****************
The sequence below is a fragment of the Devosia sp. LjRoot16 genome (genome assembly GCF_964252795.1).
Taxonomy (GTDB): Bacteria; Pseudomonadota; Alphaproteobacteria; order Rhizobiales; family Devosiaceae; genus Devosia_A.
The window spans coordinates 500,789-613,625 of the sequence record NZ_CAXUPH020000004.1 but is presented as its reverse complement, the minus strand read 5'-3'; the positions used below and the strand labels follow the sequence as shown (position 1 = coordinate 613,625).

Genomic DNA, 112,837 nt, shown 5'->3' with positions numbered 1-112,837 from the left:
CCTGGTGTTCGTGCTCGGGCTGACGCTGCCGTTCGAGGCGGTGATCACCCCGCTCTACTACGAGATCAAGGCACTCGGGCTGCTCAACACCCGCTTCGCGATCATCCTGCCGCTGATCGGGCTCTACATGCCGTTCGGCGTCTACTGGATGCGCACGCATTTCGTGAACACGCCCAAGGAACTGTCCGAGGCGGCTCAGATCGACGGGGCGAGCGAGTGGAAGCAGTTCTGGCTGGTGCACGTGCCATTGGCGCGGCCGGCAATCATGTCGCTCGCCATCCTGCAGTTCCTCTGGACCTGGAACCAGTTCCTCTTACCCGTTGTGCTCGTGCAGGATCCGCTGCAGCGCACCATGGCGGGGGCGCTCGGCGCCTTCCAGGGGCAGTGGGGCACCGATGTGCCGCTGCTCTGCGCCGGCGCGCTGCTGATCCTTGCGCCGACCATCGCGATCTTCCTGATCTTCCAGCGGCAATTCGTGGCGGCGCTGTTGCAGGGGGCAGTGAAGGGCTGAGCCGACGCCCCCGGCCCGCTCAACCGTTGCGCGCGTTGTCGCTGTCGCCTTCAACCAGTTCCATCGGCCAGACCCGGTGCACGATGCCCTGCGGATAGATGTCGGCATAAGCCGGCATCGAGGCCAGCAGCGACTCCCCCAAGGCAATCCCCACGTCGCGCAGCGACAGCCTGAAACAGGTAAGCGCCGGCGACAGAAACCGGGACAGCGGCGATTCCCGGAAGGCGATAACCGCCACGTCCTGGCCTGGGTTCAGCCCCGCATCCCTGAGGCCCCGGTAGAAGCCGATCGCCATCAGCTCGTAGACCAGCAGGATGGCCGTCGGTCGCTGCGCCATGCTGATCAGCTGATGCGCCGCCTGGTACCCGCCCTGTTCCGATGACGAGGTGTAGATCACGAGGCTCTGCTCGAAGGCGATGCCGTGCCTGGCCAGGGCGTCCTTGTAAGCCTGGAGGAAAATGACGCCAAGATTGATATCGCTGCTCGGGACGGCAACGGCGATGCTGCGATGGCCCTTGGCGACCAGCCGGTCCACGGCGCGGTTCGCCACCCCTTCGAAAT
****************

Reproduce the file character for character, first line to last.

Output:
The sequence below is a fragment of the Devosia sp. LjRoot16 genome (genome assembly GCF_964252795.1).
Taxonomy (GTDB): Bacteria; Pseudomonadota; Alphaproteobacteria; order Rhizobiales; family Devosiaceae; genus Devosia_A.
The window spans coordinates 500,789-613,625 of the sequence record NZ_CAXUPH020000004.1 but is presented as its reverse complement, the minus strand read 5'-3'; the positions used below and the strand labels follow the sequence as shown (position 1 = coordinate 613,625).

Genomic DNA, 112,837 nt, shown 5'->3' with positions numbered 1-112,837 from the left:
CCTGGTGTTCGTGCTCGGGCTGACGCTGCCGTTCGAGGCGGTGATCACCCCGCTCTACTACGAGATCAAGGCACTCGGGCTGCTCAACACCCGCTTCGCGATCATCCTGCCGCTGATCGGGCTCTACATGCCGTTCGGCGTCTACTGGATGCGCACGCATTTCGTGAACACGCCCAAGGAACTGTCCGAGGCGGCTCAGATCGACGGGGCGAGCGAGTGGAAGCAGTTCTGGCTGGTGCACGTGCCATTGGCGCGGCCGGCAATCATGTCGCTCGCCATCCTGCAGTTCCTCTGGACCTGGAACCAGTTCCTCTTACCCGTTGTGCTCGTGCAGGATCCGCTGCAGCGCACCATGGCGGGGGCGCTCGGCGCCTTCCAGGGGCAGTGGGGCACCGATGTGCCGCTGCTCTGCGCCGGCGCGCTGCTGATCCTTGCGCCGACCATCGCGATCTTCCTGATCTTCCAGCGGCAATTCGTGGCGGCGCTGTTGCAGGGGGCAGTGAAGGGCTGAGCCGACGCCCCCGGCCCGCTCAACCGTTGCGCGCGTTGTCGCTGTCGCCTTCAACCAGTTCCATCGGCCAGACCCGGTGCACGATGCCCTGCGGATAGATGTCGGCATAAGCCGGCATCGAGGCCAGCAGCGACTCCCCCAAGGCAATCCCCACGTCGCGCAGCGACAGCCTGAAACAGGTAAGCGCCGGCGACAGAAACCGGGACAGCGGCGATTCCCGGAAGGCGATAACCGCCACGTCCTGGCCTGGGTTCAGCCCCGCATCCCTGAGGCCCCGGTAGAAGCCGATCGCCATCAGCTCGTAGACCAGCAGGATGGCCGTCGGTCGCTGCGCCATGCTGATCAGCTGATGCGCCGCCTGGTACCCGCCCTGTTCCGATGACGAGGTGTAGATCACGAGGCTCTGCTCGAAGGCGATGCCGTGCCTGGCCAGGGCGTCCTTGTAAGCCTGGAGGAAAATGACGCCAAGATTGATATCGCTGCTCGGGACGGCAACGGCGATGCTGCGATGGCCCTTGGCGACCAGCCGGTCCACGGCGCGGTTCGCCACCCCTTCGAAAT